Te Kete Ipurangi Navigation:

Te Kete Ipurangi

Te Kete Ipurangi user options:

New Zealand Curriculum Online navigation


NZC as a driver for curriculum change at St Hilda's Collegiate

Views: 2352

Judy Maw, assistant principal and network learning facilitator, discusses the importance of looking at the curriculum as a holistic document. In this video she explores the New Zealand Curriculum as a driver for curriculum change.


I think a key message with the new curriculum when we’re talking to HODs, curriculum leaders, is the importance of looking as a holistic document. In past times the curriculum document has been very subject specific, whereas the new curriculum is much more about the teaching and the learning and then your subject grows from that. And I think that’s probably been the key message that has been a message of change for us.

The beauty of it is you can’t pinpoint an exact look in the classroom because it allows schools to have a lot more autonomy in how they put their curriculum together and a lot more freedom - inserting the needs of the individual students. So that sounds like it’s not answering the question but in actual fact I think if you went into a classroom what you should see is a curriculum that is suited to the actual students in that class.

What we’ve spent a lot of time looking at, I think, are the principles and I think the principles are the underlying part of the new curriculum. And I think it’s very easy to go straight to the back end and go well these are our achievement standards these are what I’m going to teach, how are we going to put them together? So what we’ve spent a lot of time going over when we have our cluster meetings is we’ve looked at the underlying principles:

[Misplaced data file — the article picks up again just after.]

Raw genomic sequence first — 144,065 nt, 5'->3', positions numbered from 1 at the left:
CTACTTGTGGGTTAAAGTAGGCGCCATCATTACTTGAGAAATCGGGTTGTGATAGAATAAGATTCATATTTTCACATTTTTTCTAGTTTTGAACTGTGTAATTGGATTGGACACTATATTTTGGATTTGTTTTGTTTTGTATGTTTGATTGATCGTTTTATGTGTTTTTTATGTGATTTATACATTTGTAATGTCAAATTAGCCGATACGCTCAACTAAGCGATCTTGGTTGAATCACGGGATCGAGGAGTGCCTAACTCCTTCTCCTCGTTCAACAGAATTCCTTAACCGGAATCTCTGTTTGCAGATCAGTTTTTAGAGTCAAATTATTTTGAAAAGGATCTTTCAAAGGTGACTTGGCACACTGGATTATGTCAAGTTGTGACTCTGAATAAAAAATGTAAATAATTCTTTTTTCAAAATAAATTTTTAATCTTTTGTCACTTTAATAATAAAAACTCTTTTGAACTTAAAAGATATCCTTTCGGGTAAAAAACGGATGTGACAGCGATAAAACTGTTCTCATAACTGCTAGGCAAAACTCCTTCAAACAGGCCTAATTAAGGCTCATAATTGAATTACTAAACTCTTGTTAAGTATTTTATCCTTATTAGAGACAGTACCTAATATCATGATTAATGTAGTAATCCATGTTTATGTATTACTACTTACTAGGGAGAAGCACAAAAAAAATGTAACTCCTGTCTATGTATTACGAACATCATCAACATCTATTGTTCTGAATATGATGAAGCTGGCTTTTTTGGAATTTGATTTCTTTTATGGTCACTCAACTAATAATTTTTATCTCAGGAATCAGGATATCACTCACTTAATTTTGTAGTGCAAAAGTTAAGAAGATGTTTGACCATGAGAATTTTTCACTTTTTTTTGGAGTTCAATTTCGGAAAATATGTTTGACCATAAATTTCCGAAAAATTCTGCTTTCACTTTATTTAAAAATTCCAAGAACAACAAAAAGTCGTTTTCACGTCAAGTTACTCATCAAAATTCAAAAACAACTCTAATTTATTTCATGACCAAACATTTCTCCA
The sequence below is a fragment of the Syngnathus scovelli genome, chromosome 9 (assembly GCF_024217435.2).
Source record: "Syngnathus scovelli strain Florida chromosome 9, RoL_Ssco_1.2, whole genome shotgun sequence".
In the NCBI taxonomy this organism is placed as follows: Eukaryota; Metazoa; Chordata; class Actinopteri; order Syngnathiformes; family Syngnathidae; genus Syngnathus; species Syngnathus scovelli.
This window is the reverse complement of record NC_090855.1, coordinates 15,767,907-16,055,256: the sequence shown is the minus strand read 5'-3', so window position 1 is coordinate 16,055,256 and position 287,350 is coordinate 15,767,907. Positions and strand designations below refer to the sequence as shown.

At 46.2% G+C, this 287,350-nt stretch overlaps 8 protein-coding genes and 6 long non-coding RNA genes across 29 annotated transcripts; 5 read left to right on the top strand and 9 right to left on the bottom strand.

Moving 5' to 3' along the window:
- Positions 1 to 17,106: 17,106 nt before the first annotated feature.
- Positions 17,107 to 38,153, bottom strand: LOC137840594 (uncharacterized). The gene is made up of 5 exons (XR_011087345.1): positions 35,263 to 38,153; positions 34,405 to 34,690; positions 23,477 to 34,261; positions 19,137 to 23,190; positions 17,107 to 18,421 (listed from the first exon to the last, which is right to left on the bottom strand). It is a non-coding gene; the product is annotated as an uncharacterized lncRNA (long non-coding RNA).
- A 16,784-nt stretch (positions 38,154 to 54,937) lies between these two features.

• so how you’re going to create coherence?
  • How you’re going to connect the children to what they see in the outside world?
  • How is your programme inclusive or catering for differences?

Looking at that front end and unpacking it again with a specific English lens. I know most of our schools have unpacked it in their schools but we go back and say we’re now teaching English, how do these things relate?

Change is always hard and change takes time, change takes energy and we’re already juggling a lot of other things. The other challenge I think we face is that we can present the very aspirational ‘this is what you could do, this is the wonderful new world of the new curriculum’ but then they go back to schools and they’re constrained by timetable restraints, they have demands from the senior leadership team who require them to meet assessment deadlines and they are the challenges I think. The spirit of the new curriculum and making it work in the practicalities of everyday school life.

It’s always easy to advise when you’re not having to put it into practice all the time but I do to a certain extent anyway in my position of senior leadership. I think the advice is to remain open to being flexible. To resist the pressure to put more and more assessment into the programme. To look at smart ways to combine assessment and teaching and learning and to realise which one should be the driving force and that the teaching and learning programme will generate good assessment.

Published on: 15 Jul 2011